Reactive tactic keeps FAIR analysis heard

FAIR faces proposition of critiquing mainstream media, while also seeking coverage in such outlets.

FAIR faces proposition of critiquing mainstream media, while also seeking coverage in such outlets.

The media universe - or at least the meta-verse in which all things media are interpreted, evaluated, and rearranged - is occupied by a set of oppositional forces. Critics and analysts on both the right and the left seek to pull the public and the media itself over to their own analytical views. This balance of criticism is important, lest the conversation be thrown off in one direction, skewing the media to the public's detriment.

The left side of this equation has been represented most forcefully for the last two decades by the New York-based group Fairness and Accuracy in Reporting (FAIR). Since its founding in LA in 1986, the group has worked tirelessly to publicly target examples of what it believes to be bias, censorship, or unfairness in the media. With a small staff and grassroots style that belies its influence, FAIR brings a reactive strategy to breaking media issues that pays off in attention and has established it as the most prominent liberal voice for media reform.

"It was born out of the different kinds of citizen and social activism, and the frustration with breaking into the mainstream media that a lot of activists felt," says Peter Hart, activism director. Founder Jeff Cohen believed that right-wing critiques had cowed the media into timidity, and he set out to promote his vision of balanced reporting.

"I think the general media literacy of the progressive movement was improved by FAIR," Hart says, "and I think the major media hears a critique they weren't hearing."

FAIR takes a two-pronged approach to communications: It not only builds relationships with mainstream media in order to serve as an often-quoted source on its area of expertise, but also produces its own media.

FAIR publishes Extra!, a magazine with a circulation of around 20,000, and hosts a weekly radio show called CounterSpin that runs on more than 125 stations across the US. It can also mobilize volunteers quickly, with an e-mail list of more than 55,000.

Instead of running ongoing campaigns on overarching issues, Hart notes that FAIR's day-to-day work is "almost all reactive" to the news cycle. When a major story breaks, FAIR springs into action, fielding calls from reporters, planning pieces for the magazine and radio show, and deciding what strategy to pursue to ensure that its analysis of the situation reaches the ears of media followers.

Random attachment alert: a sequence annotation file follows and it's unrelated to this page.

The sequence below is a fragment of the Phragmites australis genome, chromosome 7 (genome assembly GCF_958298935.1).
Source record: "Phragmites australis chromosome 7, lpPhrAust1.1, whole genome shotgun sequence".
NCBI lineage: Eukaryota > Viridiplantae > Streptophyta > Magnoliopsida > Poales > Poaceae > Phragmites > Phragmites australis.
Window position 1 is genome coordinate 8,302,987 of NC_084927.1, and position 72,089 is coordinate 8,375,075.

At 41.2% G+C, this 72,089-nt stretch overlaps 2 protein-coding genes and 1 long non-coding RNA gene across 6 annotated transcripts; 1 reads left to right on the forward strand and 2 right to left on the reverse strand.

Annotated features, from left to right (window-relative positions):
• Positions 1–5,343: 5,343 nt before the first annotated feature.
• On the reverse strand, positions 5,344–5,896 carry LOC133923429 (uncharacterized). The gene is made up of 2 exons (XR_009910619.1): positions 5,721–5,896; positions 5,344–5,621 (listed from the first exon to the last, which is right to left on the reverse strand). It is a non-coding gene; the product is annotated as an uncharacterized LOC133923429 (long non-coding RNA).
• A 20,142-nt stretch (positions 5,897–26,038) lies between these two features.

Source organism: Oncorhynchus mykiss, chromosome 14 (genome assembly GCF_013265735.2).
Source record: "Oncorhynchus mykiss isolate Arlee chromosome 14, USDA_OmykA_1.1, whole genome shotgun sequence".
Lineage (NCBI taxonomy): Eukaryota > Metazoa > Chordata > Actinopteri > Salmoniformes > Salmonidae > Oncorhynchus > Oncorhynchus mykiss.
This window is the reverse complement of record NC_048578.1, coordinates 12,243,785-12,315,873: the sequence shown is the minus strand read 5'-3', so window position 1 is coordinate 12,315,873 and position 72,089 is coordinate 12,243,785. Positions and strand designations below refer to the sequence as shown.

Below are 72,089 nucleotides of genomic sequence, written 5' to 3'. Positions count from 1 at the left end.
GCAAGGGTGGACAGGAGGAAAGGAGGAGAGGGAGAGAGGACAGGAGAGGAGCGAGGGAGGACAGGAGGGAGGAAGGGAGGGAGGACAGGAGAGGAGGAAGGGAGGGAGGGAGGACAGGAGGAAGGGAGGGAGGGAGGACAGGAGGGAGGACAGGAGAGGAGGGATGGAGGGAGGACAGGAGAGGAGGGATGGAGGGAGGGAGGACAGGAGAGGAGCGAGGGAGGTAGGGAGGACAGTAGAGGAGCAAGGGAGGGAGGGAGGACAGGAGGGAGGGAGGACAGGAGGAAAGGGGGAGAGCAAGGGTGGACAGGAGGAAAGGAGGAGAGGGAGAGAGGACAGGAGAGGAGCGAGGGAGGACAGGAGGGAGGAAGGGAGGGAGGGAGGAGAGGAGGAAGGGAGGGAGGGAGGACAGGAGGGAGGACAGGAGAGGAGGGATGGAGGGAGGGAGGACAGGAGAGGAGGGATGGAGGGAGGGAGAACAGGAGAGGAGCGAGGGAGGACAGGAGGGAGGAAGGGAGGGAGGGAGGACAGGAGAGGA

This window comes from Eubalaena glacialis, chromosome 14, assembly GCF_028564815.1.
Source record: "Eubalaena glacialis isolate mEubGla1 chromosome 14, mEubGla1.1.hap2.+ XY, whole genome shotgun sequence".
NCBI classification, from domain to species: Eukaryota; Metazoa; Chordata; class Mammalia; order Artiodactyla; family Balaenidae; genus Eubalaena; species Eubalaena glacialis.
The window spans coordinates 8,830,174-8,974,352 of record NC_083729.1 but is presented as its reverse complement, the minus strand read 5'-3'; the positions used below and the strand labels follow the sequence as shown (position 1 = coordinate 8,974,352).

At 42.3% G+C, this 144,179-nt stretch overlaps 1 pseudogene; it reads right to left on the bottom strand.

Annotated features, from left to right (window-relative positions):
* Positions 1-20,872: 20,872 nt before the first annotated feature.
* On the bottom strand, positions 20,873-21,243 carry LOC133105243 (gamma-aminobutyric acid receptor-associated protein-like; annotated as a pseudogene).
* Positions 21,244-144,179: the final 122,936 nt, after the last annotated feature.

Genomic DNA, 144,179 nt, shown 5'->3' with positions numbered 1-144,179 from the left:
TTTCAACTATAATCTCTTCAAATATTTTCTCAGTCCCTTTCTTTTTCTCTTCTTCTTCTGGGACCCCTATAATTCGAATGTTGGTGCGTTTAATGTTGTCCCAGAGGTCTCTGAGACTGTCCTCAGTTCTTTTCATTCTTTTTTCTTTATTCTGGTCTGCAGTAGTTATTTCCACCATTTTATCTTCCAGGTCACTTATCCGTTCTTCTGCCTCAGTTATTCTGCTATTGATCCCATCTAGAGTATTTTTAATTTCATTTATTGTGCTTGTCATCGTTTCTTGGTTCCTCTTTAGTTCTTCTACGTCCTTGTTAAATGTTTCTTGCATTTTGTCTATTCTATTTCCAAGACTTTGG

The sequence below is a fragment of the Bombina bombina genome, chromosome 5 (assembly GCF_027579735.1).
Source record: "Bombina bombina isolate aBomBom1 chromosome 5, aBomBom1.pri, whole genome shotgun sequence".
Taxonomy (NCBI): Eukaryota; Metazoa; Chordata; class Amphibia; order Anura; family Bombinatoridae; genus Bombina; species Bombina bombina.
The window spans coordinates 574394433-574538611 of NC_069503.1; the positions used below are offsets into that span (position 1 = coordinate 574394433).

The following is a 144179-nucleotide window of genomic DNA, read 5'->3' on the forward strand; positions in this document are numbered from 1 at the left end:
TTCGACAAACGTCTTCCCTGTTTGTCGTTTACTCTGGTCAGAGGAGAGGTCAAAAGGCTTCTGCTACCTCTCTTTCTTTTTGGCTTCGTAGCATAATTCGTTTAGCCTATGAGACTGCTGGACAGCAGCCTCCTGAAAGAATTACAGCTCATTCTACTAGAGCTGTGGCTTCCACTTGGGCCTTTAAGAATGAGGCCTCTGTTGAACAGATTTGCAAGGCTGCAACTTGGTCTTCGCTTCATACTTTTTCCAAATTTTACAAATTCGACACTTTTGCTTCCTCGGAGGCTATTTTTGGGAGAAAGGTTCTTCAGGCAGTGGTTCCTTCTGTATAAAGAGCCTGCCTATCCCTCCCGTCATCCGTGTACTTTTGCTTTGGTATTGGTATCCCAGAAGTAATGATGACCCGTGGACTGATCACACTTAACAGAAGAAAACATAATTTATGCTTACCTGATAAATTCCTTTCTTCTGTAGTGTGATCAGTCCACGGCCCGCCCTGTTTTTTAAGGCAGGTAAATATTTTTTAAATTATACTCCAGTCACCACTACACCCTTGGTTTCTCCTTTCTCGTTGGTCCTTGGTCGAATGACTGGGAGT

"An irony of being a media criticism group is that you try to make a series of arguments about mainstream media, and at the same time, you hope that people from the mainstream media will want to write about that or have you on their TV programs," Hart says. "[It's] an unusual proposition."

Still that doesn't stop FAIR from being a frequent provider of quotes to print outlets and guests to TV shows (including a contentious appearance by Hart on Fox News Channel's The O'Reilly Factor).

The group's budget of slightly less than $1 million per year comes largely from individual contributions and subscription revenues, with the balance (about 20%) from grants, merchandise, and other fees, notes Hilary Goldstein, FAIR's development director. Interestingly, the group is, like the outlets it critiques, currently dealing with the growing schism between print and online media.

"Our biggest moneymaking program has been Extra!," says Goldstein. "[But] in the past three or four years of doing a lot more Web work, we've nearly doubled the amount of subscribers online." Subscribers to the free online listserv now more than double print ones, although the print magazine continues to be the main revenue source.

Though FAIR is often derided as biased by those it attacks - Jim Lehrer called it "unprofessional and unfair," while Tucker Carlson dismissed it as "a left-wing pressure group" - it wins plaudits from the journalists and academics who have worked closely with it.

"FAIR serves as a check on the power of the so-called 'mainstream media,'" says Jacqueline Bacon, a media scholar who has written for the group. "[It's] a function that is important in times of media consolidation in which readers are exposed to a narrow range of views in most media and many alternative publications struggle to survive."

Norman Solomon, a media critic who has served on FAIR's board and written for Extra!, feels the group's power comes from its research-driven approach to criticism.

"FAIR has been willing and able to scrutinize the content of institutional media icons... and the results have often been appropriately damaging to their reputations," he notes. "Whether the incumbent in the White House has been a Democrat or a Republican, as a matter of principle FAIR has condemned news outlets for being too close to presidential power. FAIR's allegiances are to journalistic integrity, not to any partisan agenda."

At a glance

Fairness and Accuracy in Reporting

Program director:
Janine Jackson

New York

Operating budget:
Approx. $800,000

Key trade outlets:
Romenesko, Editor & Publisher, Columbia Journalism Review

Communications team:
Peter Hart, activism director
A new comms director will start in June


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